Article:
Good overview of the precautions taken by the National Museum staff in Baghdad before the 2003 Gulf War: "The manuscripts and ancient scrolls were removed and placed in a bomb shelter in western Baghdad. Archival material was packed into boxes and distributed in Shiite neighbourhoods where they could be guarded by clerics." [is this the Saddam House of Manuscripts collection (ca. 40,000 items)?  but that collection wasn't in the National Museum, was it?  so is this a much smaller, other collection? the confusion remains]; remember the mystery of how thieves got their hands on the keys to the storage rooms? well, Al-Radi states this: "9 April, Wednesday : The statue of Saddam is pulled off its pedestal; everyone outside Iraq watched the event on television. The back door of the museum was open – someone forgot to lock it. The curator (Dr. Nawal al Muttawakil) told the museum photographer [sic](Donny George) that she had locked all the doors, but, in fact, the back door was open till 10 April at least. She had forgotten her museum keys on her desk. The keys were copied, and Donny George found the duplicates on the grounds of the museum (four sets, to be precise)." [I don't recall hearing about this explanation for the issue regarding the keys as well as the open back door in relation to Dr. Nawala el-Mutawalli before: it might explain why she lost out in the reshuffle within the State Board of Antiquities last October]; "11 April, Friday : Local mobs continue to loot the museum, taking tables and chairs, computers, and other office equipment – anything they could carry. The curator’s safe was professionally drilled and opened; the salaries of the staff for the next two months were taken, as was her personal money – she had left it in the safe for safe-keeping. The keys of the museum were also taken from her safe. A sharpshooter had set up in a room on the second floor, firing at US troops below through a small window; a rocket propelled grenade was found there, and many spent shells. It is a strange place for a sharp shooter, safe and secure but the view through the narrow slit is very limited." "12 April, Saturday : Mobs hit the museum again, taking the remaining chairs and tables; every office door is smashed with an axe. The showcases in the galleries are also smashed. All the cameras of the museum photographer (his personal collection) are taken from his steel safe – a complete collection of Hasselblads, Nikons and other cameras. He used them for museum purposes and thought they would be safer there than in his house. All the filing cabinets were smashed and papers were strewn everywhere. Two of the storerooms were ransacked by the mob; a third was entered but left undamaged. Many objects were taken and many more broken and trampled."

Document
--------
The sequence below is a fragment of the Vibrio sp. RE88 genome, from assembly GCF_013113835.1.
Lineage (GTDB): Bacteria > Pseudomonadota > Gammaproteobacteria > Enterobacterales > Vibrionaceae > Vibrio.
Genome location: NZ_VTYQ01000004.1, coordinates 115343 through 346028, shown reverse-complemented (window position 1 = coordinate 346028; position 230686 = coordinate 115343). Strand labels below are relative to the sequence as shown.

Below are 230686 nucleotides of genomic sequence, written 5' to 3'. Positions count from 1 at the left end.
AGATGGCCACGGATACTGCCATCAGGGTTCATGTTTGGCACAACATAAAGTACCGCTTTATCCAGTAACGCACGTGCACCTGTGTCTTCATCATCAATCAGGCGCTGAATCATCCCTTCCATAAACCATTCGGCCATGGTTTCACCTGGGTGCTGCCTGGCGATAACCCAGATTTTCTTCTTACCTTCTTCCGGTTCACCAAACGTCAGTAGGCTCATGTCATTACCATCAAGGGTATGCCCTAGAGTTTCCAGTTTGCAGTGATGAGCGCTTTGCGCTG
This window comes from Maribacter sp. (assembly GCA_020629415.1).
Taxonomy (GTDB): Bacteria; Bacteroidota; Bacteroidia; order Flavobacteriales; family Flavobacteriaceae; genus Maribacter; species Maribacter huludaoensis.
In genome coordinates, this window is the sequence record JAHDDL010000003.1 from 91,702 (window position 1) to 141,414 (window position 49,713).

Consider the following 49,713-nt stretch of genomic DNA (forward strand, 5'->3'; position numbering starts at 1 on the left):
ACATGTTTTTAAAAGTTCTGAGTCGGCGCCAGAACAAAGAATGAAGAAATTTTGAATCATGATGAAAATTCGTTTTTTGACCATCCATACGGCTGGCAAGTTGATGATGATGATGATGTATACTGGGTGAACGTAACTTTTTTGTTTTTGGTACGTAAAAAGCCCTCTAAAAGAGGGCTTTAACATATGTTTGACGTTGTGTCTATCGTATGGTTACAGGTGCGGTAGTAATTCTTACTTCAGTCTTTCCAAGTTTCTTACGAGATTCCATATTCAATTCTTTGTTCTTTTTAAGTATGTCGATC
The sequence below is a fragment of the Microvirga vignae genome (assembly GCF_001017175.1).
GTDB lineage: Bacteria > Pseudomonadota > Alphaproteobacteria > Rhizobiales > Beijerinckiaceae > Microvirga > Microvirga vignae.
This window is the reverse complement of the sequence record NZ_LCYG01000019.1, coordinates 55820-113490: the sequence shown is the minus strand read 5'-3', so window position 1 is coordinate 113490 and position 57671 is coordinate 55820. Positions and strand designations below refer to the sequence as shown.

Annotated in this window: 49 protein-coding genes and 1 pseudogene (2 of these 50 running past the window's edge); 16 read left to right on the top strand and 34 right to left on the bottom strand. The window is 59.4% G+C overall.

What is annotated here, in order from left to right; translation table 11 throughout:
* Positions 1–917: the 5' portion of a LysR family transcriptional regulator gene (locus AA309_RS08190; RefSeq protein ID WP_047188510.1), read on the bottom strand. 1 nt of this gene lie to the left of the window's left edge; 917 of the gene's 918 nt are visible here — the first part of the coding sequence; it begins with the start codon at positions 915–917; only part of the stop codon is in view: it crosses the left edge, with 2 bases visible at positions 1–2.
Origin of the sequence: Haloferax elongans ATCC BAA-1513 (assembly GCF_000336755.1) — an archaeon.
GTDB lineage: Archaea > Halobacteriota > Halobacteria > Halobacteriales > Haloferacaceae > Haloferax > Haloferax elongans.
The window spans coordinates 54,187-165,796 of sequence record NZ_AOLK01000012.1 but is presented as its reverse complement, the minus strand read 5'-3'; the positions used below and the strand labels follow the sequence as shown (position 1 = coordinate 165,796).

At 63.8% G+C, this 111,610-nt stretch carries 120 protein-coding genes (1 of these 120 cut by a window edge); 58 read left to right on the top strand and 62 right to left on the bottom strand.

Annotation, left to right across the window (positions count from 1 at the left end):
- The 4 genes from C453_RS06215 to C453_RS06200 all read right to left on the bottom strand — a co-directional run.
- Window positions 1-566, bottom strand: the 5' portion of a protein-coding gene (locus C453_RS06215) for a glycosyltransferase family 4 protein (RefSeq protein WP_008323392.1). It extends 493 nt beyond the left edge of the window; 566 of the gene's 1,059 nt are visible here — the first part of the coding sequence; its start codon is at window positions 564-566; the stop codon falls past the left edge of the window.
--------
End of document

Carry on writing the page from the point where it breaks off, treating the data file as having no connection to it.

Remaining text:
Photo: "Photos of the National Museum in Baghdad, 2003 Photos Selma Al-Radi"